In December of 2008 Brian Hartenstein and family left America for an adventurous life overseas to live and work throughout Asia, raising three daughters with a sense of wonder and awe at the possibility of the world. It is now 2016 and the adventure continues back home in Oregon. This blog remains as a time capsule to that period. Thank you so much to all our friends around the world. Please stay in touch. We miss you all!
Friday, July 20, 2012
Swimming the English Channel
The English Channel, which is also called in French… “La Manche” (That’s not a Don Quixote reference, okay?) or in Cornish (nobody speaks that anymore, do they?) “Mor Bretannek” is this little itsy-bitsy strip of water (tell that to the poor schmucks swimming) at 350 miles long at its widest to about 21 miles long at its shortest… which is where?
That’s right, Dover… or more exactly, the Strait of Dover, which is where I am standing here freezing to death and reading this in a small paper brochure which WAS acting as an umbrella until is crumpled and fell apart in my hands.
Did anyone ever tell you that it rained a lot in England? I mean, I’m an Oregonian, and I’m telling you, it rains a lot here. I know these pictures don't show it, but it was pouring on me for an hour right before this...
Ok, back to the Strait of Dover. This is a strategic place. Romans and Gauls (seriously, the gall of some people) and Normans… have been coming over here for centuries trying to mess up British Beefeaters and why not… it looks pretty easy.
I mean, I’m standing here with my toes over the edge of this cliff and France looks like a big bloated grey beached whale in the distance…nope, sorry… that’s just Gerard Depardieu.
The first man to swim the Channel from Dover to Calais was Matthew Webb of the UK on August 25th, 1875. He had attempted a crossing two weeks earlier but had to abandon because of rough seas. The first woman to swim across the channel from Cap Gris Nez to Kingsdown was Gertrude Ederle of the US on August 23, 1926.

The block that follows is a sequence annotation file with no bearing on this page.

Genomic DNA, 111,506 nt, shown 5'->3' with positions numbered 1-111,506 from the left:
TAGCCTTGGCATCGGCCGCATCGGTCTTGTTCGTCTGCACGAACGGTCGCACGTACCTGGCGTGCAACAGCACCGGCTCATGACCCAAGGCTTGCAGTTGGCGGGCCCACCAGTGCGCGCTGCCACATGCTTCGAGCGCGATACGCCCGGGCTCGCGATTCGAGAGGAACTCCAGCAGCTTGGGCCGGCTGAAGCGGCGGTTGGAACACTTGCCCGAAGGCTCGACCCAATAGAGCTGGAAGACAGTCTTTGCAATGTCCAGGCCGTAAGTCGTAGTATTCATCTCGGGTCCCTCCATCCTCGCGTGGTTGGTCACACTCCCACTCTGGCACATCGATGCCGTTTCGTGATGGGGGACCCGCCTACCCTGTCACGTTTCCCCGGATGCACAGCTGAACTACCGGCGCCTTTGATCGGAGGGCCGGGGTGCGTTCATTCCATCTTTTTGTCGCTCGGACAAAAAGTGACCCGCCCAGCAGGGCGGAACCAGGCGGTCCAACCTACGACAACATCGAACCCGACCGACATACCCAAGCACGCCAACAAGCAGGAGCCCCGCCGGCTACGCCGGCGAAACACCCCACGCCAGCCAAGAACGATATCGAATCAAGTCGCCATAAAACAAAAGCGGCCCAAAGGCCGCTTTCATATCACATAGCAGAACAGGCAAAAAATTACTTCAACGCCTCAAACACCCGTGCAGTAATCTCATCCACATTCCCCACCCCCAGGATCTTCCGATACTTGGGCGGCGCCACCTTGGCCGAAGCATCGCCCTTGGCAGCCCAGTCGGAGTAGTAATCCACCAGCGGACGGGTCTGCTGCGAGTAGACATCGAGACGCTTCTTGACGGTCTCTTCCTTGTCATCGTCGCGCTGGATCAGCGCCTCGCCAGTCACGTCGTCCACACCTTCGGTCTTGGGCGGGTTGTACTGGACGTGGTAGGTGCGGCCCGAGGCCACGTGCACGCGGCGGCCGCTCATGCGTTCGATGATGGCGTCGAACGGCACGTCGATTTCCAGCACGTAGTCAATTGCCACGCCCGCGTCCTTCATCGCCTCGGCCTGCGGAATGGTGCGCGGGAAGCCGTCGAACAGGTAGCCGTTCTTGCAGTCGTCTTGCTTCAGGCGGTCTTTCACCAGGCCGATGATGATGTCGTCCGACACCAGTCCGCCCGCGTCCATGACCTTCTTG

Five men had previously swam before Ederle but she beat their times by two hours, creating a record for female swimmers that lasted until 1950. The first man to fly across was Juan de la Cierva of Spain on September 18th, 1928 which was actually the first flight between London to Paris.
Anyway, standing here and running around with the sheep in the tall grass… I started thinking about why people do things. What calls us to try impossible feats of endurance….and why more people don’t do them? We lost that somewhere. Most of the people I know only want to grow their business or expand their portfolios or achieve some level of proficiency that allows them early retirement… you never see anyone who does something crazy or wild just because it is their dream. At least… not at middle age you don’t. Maybe I was just born in the wrong era. Either way, standing on the Cliffs of Dover, I think about all the miles that lay before me, and how I want to dive in headfirst and swim for the breakers without looking back.